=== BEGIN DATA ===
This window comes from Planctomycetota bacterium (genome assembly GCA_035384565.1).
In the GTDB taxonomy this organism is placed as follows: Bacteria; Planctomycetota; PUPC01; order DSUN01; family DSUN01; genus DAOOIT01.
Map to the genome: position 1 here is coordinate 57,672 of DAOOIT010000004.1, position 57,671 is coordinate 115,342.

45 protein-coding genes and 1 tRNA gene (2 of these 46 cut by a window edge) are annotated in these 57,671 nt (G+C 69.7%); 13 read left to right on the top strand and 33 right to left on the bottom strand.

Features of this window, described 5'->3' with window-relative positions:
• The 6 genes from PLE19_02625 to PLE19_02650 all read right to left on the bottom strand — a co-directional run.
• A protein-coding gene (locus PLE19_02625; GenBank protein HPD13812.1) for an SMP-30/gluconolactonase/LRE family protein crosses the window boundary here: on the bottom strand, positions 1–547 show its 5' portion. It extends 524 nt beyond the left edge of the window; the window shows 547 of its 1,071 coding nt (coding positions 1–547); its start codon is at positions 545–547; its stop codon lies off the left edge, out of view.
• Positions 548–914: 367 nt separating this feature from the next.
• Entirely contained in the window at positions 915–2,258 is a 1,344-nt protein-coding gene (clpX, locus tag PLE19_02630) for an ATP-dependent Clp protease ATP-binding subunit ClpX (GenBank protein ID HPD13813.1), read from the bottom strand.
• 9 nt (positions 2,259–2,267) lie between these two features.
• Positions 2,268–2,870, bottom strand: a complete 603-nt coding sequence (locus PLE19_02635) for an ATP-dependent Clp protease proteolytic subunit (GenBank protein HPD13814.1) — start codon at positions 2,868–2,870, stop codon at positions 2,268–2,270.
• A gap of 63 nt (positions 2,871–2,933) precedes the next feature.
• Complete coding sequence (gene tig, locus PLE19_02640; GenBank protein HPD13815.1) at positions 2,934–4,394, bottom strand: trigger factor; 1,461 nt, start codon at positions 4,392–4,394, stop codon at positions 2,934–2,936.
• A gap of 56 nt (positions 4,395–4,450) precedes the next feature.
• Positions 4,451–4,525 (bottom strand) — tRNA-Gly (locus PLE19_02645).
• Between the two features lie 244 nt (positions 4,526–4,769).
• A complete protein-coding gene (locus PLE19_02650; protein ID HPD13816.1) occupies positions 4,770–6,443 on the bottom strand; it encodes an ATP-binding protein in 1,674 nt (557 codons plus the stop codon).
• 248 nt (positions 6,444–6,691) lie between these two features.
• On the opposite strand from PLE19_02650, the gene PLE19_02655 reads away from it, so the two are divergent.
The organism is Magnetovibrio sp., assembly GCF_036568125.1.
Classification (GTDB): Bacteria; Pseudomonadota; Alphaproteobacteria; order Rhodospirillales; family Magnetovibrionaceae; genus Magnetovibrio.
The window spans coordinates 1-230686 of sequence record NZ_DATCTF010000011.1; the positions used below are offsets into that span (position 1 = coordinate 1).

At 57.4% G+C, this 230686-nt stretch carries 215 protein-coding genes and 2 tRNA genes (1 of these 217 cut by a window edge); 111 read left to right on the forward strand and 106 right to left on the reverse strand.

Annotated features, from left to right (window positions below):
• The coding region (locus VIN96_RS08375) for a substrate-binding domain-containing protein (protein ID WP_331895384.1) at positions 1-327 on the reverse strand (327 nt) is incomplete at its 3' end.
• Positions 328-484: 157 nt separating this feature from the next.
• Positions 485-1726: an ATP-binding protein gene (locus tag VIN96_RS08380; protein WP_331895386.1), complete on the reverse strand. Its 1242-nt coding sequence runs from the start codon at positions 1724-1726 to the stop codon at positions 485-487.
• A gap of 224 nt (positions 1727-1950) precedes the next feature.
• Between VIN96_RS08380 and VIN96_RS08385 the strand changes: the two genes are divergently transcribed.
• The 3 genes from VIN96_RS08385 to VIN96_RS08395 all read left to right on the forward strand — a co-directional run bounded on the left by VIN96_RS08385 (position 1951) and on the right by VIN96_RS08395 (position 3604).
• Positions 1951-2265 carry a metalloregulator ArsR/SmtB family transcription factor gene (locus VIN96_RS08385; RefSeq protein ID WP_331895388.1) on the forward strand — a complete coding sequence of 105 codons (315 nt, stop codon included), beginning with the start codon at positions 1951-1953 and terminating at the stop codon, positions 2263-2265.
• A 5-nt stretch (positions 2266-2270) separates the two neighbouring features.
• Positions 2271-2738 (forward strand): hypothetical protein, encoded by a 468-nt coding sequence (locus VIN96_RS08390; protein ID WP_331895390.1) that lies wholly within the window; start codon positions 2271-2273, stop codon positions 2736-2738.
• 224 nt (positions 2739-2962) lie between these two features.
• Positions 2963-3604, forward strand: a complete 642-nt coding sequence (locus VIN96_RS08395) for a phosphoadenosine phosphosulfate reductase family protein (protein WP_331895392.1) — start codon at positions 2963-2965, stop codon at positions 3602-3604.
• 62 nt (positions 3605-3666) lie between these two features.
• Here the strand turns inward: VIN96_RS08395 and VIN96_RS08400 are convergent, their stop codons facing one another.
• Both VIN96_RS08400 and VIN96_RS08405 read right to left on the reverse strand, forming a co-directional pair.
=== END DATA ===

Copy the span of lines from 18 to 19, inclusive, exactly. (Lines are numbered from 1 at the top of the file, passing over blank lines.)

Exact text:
• 248 nt (positions 6,444–6,691) lie between these two features.
• On the opposite strand from PLE19_02650, the gene PLE19_02655 reads away from it, so the two are divergent.